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1 Bob Dillon  Mon, Dec 17, 2012 8:18:31am

Switzerland's gun culture fits right in as well. And, yes, I am speaking from experience vs. something I read somewhere. An armed society is a polite society.

2 Randall Gross  Mon, Dec 17, 2012 8:31:41am

See here:
[Link: www.washingtonpost.com...]

3 researchok  Mon, Dec 17, 2012 8:39:50am

re: #2 Randall Gross

The WAPO article is right but does neglect the one point Tablet brings forth- that military personnel all have weapons at their disposal at all times.

It is true Israel (and Switzerland) have strong gun laws, they also have military issued weapons which fall outside those laws.

As the article highlights it is the culture in addition to strict gun laws which has a profound impact on society.

4 researchok  Mon, Dec 17, 2012 8:43:34am

re: #1 Bob Dillon

I would say an armed society with a healthier attitudes toward guns is a more polite society.

Guns are in the end a tool.

Like all tools they can be used appropriately or they can be used inappropriately. How we teach responsibility and accountability ( for both the individual and society) makes all the difference.

5 Bob Dillon  Mon, Dec 17, 2012 8:53:59am

re: #4 researchok

Gun politics in Switzerland are unique in Europe. Switzerland does not have a standing army, instead opting for a peoples' militia for its national defence. The vast majority of men between the ages of 20 and 30 are conscripted into the militia and undergo military training, including weapons training. The personal weapons of the militia are kept at home as part of the military obligations; Switzerland thus has one of the highest militia gun ownership rates in the world.[1] In recent times political opposition has expressed a desire for tighter gun regulations.[2] A referendum in February 2011 rejected stricter gun control.[3]

...

Each such individual is required to keep his army-issued personal weapon (the 5.56x45mm Sig 550 rifle for enlisted personnel and/or the 9mm SIG-Sauer P220 semi-automatic pistol for officers, medical and postal personnel) at home. Up until October 2007, a specified personal retention quantity of government-issued personal ammunition (50 rounds 5.56 mm / 48 rounds 9mm) was issued as well, which was sealed and inspected regularly to ensure that no unauthorized use had taken place.[4] The ammunition was intended for use while traveling to the army barracks in case of invasion.

...

Its all about attitude. S'land still has its share of kooks but they are dealt with swiftly and harshly (by Swiss standards). Great place to live and play.

6 Destro  Mon, Dec 17, 2012 8:56:05am

re: #1 Bob Dillon

An armed society is a polite society.

Armed society has zero to do with a polite aka civil society. See Japan.

Maybe, just maybe, the Swiss seem more civil because they spend so much money on their govt run health system which has a healthy emphasis on mental illness treatments?

[Link: www.swissinfo.ch...]

You actually show your American pathology inherent in this country's gun culture that the only thing keeping you safe is your ability to do violence on others as some sort of MAD doctrine.

7 Destro  Mon, Dec 17, 2012 8:57:11am

re: #5 Bob Dillon

Mythbusting: Israel and Switzerland are not gun-toting utopias

[Link: www.washingtonpost.com...]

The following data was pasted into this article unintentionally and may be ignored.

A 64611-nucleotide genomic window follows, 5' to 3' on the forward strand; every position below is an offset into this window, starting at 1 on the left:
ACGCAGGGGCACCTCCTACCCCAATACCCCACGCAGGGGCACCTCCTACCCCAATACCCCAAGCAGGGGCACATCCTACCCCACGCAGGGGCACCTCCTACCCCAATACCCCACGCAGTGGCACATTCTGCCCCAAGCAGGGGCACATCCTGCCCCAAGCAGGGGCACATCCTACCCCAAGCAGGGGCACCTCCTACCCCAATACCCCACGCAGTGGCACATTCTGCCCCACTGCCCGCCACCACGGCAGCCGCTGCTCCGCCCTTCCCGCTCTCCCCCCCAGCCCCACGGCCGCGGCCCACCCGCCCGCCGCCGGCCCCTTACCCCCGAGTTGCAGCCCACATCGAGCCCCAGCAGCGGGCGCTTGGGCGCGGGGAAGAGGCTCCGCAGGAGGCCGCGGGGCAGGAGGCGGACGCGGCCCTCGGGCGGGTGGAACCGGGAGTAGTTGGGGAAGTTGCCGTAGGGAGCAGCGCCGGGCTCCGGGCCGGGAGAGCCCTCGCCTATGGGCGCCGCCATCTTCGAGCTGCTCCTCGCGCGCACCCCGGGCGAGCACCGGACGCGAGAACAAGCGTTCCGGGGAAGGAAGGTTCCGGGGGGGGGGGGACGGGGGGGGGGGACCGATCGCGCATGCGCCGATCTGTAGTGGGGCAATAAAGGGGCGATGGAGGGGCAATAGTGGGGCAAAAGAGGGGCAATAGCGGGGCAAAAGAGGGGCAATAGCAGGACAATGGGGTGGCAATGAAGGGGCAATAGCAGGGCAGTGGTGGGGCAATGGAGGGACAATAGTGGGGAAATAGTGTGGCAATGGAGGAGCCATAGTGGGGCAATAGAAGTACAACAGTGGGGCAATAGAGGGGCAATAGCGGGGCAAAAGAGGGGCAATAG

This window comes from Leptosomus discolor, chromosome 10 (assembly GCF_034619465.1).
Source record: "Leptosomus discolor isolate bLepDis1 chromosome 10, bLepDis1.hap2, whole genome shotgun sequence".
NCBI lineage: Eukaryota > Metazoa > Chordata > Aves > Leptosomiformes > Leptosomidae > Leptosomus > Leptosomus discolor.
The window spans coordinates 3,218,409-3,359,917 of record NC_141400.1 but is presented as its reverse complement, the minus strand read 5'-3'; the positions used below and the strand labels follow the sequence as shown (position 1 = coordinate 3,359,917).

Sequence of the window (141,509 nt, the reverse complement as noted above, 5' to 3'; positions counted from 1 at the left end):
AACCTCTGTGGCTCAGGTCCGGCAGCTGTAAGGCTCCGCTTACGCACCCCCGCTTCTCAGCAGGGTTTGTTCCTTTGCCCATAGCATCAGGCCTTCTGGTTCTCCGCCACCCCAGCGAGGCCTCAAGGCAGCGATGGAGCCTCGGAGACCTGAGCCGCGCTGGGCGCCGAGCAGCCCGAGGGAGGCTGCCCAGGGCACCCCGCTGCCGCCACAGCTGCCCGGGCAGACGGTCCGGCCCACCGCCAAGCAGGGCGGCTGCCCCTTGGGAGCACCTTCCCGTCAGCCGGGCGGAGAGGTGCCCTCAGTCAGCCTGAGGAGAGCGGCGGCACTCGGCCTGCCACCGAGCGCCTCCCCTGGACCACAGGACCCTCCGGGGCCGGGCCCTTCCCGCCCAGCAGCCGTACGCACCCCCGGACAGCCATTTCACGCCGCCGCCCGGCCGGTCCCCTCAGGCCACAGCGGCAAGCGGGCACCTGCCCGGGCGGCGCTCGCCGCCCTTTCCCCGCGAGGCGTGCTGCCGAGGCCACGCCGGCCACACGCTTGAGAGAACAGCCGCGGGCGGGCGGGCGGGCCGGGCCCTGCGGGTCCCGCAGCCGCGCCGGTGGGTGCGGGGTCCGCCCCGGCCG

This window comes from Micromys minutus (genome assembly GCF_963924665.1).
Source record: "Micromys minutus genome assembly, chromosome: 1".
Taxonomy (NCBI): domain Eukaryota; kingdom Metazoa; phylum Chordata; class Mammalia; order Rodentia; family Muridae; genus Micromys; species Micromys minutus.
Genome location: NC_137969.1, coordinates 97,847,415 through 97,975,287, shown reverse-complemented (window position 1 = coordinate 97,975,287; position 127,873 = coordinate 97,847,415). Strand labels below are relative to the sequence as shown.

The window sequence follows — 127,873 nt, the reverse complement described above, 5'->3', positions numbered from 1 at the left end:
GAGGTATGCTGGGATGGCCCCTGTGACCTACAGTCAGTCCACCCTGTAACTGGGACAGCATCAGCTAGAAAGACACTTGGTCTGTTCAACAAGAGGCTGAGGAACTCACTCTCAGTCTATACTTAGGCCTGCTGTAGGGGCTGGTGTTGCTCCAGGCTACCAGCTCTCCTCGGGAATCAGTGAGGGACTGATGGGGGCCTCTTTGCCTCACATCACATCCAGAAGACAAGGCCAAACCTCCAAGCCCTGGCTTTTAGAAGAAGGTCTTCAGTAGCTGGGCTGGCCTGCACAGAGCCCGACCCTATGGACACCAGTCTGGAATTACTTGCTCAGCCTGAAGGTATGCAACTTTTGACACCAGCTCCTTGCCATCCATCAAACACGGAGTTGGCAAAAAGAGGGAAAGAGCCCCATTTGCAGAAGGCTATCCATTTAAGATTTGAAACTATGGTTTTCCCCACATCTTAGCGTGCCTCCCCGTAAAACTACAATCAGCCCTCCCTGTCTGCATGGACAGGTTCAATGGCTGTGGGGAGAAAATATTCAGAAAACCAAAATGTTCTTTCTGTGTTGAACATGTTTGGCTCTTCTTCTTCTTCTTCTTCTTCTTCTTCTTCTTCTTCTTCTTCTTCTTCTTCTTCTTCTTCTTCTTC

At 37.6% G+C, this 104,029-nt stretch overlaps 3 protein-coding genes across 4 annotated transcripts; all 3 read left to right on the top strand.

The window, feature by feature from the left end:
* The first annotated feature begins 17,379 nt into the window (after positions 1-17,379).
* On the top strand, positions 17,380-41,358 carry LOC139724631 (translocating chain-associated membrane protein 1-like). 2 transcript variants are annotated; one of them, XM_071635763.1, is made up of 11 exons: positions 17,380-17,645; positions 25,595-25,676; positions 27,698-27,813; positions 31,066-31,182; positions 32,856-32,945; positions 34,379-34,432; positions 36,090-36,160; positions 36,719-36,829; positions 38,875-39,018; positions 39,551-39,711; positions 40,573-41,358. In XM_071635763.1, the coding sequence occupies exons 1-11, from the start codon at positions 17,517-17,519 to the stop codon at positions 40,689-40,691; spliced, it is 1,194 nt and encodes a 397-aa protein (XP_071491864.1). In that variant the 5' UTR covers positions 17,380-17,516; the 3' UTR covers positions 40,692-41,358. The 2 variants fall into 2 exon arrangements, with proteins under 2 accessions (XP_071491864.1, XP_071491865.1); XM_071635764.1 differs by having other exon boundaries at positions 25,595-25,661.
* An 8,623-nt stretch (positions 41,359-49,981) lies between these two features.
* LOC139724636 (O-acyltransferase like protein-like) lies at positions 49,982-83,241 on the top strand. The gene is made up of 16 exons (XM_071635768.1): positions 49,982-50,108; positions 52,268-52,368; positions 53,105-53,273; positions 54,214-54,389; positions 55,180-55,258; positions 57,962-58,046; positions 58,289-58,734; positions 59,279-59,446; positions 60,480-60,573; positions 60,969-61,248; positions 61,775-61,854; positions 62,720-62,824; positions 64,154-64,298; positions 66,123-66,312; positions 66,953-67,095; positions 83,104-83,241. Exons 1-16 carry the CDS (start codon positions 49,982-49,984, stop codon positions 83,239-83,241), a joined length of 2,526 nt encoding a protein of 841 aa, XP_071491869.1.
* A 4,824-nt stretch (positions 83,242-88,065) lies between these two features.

8 Randall Gross  Mon, Dec 17, 2012 9:08:35am

re: #3 researchok

But it's also not like most wingnuts paint it either, and that's the point.

9 Randall Gross  Mon, Dec 17, 2012 9:11:28am

I be master of the obvious once more: in the US if you have a gun in your house you are more likely to die by gunshot, and 2 out of 3 times it's going to be by your own hand holding your own gun. If you are 55+ and/or have a history of substance abuse, depression or mental illness, the likelihood goes up.

10 researchok  Mon, Dec 17, 2012 9:39:35am

re: #8 Randall Gross

That is exactly the point.

The right can dance all night long but in the end it is the culture.

We change the dysfunctional gun culture we change the reality.

You lived in proximity to that culture in Alaska- closer than most of us.

That insight from experience is very different than academic insight.

11 Randall Gross  Mon, Dec 17, 2012 9:48:08am

re: #10 researchok

Yep, it's why I instantly understood what Pakistani bloggers were talking about when they were mentioning "Kalashnikov Culture" and it's repercussions even before the total meltdown over there.

12 Romantic Heretic  Mon, Dec 17, 2012 10:05:35am

re: #1 Bob Dillon

Switzerland's gun culture fits right in as well. And, yes, I am speaking from experience vs. something I read somewhere. An armed society is a polite society.

No, a polite society is a polite society. Canada's society isn't well armed, and we're famed for our politeness. Conversely, the U.S. is very well armed, and famed pretty much for its lack of courtesy.

The sets do not overlap necessarily.

13 bratwurst  Mon, Dec 17, 2012 11:20:22am

re: #1 Bob Dillon

Switzerland's gun culture fits right in as well. And, yes, I am speaking from experience vs. something I read somewhere. An armed society is a polite society.

88 guns for 100 Americans does not seem to have resulted in a "polite society" here. How many more guns will this require in your "experience"?

14 Political Atheist  Mon, Dec 17, 2012 12:23:44pm

re: #13 bratwurst

That's obvious. It's the culture that needs the work. Even a zero guns per person, our obviously violent culture needs work. We are a violent country by any standard.

15 bratwurst  Mon, Dec 17, 2012 12:34:27pm

re: #14 Political Atheist

That's obvious. It's the culture that needs the work. Even a zero guns per person, our obviously violent culture needs work. We are a violent country by any standard.

So then we are in agreement: to say "an armed society is a polite society" is absolutely wrong.


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